It should come as no surprise to most that a plan to reform Pennsylvania's state-run pension systems is expected to coincide with Gov. Tom Corbett's budget address Tuesday.
The Public School Employees’ Retirement System and State Employees’ Retirement System have unfunded liabilities that are more than $44 billion combined.
Likely proposals include moving away from defined-benefit plans in favor of a defined-contribution, or 401(k)-style, plans. A hybrid model also has been floated in the past.
In addition, the governor has talked of lowering the multiplier — a percentage applied to employees’ years of service and their final average salary to determine the retirement benefit.
PSERS currently has a funded ratio of 66.4 percent, according to its latest actuarial valuation, released last month. Its unfunded liability is $29.5 billion as of June 2012.
SERS has a funded ratio of 65.3 percent and unfunded liability of $14.7 billion as of December 2011.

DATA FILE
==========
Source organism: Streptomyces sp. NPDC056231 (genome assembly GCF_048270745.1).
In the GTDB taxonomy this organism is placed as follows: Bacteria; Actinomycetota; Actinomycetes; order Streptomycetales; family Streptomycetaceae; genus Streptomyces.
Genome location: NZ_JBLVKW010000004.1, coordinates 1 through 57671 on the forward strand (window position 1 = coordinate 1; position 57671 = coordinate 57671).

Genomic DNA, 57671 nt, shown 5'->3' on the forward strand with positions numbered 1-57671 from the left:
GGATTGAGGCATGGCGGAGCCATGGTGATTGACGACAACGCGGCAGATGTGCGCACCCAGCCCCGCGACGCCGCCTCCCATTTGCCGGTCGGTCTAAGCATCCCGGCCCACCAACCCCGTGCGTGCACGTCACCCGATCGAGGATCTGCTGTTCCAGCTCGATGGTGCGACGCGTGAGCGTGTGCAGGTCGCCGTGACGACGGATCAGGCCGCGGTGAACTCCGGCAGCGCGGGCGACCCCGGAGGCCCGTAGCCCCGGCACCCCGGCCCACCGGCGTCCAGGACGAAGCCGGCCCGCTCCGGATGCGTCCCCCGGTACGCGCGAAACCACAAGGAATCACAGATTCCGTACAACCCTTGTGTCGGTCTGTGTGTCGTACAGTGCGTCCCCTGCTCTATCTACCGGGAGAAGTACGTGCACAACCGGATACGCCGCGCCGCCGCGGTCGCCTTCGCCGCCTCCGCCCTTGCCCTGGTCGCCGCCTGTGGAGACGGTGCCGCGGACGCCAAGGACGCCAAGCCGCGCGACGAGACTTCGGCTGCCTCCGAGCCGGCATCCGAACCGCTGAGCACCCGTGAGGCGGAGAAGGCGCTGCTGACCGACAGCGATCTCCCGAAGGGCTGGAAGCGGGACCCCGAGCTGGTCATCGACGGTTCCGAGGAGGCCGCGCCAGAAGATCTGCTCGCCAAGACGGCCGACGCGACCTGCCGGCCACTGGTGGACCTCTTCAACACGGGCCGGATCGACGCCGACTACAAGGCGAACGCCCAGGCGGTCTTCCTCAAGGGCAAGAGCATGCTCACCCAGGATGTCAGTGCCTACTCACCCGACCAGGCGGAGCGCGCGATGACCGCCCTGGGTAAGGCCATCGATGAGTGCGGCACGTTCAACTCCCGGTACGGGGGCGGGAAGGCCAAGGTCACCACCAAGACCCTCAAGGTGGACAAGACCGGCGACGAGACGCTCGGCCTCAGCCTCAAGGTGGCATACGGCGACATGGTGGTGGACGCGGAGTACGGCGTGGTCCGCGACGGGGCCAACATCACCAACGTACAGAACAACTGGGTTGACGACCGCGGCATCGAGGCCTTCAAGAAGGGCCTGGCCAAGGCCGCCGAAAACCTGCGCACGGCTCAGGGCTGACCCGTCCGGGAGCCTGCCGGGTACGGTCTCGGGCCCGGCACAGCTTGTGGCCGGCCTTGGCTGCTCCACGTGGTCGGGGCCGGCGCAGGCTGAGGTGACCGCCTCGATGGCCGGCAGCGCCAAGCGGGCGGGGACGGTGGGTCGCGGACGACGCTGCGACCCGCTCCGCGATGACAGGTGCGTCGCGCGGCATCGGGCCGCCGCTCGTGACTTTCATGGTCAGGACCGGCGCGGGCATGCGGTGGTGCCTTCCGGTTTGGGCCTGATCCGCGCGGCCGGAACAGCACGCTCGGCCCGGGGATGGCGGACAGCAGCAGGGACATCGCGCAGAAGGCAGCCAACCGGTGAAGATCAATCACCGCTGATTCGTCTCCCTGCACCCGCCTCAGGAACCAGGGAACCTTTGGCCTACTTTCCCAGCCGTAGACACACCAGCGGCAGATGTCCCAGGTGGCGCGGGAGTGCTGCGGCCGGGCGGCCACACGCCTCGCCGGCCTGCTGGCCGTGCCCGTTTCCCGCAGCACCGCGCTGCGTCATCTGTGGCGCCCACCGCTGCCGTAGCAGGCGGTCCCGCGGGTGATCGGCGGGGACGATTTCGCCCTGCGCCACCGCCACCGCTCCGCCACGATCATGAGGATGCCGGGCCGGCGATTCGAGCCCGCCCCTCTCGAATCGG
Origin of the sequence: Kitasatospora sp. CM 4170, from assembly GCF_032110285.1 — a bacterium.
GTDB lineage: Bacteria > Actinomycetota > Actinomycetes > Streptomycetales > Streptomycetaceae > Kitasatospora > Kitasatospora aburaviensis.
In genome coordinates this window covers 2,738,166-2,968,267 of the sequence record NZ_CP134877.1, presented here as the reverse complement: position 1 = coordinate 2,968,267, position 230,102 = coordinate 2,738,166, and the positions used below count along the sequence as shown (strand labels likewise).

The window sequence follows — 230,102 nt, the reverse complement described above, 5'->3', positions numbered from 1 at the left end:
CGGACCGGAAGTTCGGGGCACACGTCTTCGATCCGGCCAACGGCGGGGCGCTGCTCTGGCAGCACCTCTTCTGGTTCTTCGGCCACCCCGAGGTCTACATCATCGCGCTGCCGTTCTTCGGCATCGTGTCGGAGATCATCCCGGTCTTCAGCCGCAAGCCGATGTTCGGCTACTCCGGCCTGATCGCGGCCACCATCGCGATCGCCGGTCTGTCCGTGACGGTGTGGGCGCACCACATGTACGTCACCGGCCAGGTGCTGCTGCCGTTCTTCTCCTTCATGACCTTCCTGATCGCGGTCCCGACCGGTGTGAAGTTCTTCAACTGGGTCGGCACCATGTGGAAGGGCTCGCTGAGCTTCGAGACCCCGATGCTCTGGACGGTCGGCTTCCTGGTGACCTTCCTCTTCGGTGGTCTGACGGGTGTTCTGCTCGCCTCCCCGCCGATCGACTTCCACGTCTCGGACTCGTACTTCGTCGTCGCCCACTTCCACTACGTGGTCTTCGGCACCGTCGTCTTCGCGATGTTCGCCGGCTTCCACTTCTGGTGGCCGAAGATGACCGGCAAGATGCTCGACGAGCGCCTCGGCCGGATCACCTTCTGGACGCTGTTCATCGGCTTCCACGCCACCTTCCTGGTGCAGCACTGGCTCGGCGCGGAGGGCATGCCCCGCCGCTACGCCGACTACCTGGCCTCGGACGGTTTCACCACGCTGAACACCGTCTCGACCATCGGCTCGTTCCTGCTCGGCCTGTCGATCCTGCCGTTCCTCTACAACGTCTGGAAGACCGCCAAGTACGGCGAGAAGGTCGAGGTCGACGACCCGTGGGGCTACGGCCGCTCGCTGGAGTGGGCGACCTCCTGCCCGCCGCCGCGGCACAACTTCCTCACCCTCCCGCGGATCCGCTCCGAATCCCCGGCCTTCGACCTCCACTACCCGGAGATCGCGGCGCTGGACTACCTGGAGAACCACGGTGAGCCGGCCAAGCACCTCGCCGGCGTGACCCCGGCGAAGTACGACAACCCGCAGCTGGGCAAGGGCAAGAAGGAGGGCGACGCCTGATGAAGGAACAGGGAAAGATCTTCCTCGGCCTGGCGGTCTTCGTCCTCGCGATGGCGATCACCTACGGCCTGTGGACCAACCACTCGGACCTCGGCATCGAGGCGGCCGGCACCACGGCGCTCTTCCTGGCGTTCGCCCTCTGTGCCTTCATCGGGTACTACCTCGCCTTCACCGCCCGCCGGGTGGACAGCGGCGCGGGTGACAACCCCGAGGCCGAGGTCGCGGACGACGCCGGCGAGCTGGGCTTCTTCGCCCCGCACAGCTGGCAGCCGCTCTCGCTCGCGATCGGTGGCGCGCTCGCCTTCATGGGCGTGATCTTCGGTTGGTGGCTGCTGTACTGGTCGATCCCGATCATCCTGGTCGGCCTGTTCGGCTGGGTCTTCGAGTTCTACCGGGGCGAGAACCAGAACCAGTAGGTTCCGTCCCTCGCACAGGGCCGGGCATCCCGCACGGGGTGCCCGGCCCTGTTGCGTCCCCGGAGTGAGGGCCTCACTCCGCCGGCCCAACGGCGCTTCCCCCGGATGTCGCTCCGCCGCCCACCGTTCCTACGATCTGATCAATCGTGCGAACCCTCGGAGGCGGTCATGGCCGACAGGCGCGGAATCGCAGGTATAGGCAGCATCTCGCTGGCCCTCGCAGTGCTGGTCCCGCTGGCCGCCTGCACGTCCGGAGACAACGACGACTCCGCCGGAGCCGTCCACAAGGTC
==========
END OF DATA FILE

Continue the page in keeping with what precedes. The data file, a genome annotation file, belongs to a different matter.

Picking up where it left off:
Did you know? The last time both systems were fully funded was 2002 and 2003.
PSERS was 104.8 percent funded in 2002, but then fell. In 2008, it was up to 86 percent funded before sliding again when investments took a hit during the last financial crisis.
SERS was 104.9 percent funded in 2003 before dipping. The ratio came back to 97.1 percent in 2007 before it began falling again.
The pension systems rely heavily on investment returns as the primary source of funding. Employer and worker contributions are the other two pieces of the pie.
For its fiscal year, PSERS earned 3.4 percent on investments, which was below the 7.5 percent assumed rate of return.
SERS is closing its books on its 2012 fiscal year, which is the calendar year. Early estimates are showing a 12 percent net-of-fees return on investments, according to SERS.
The assumed rate of return also is 7.5 percent for SERS. Year-end returns are expected in March, said Pamela Hile, a SERS spokeswoman.
SERS posted a 2011 return of 2.7 percent.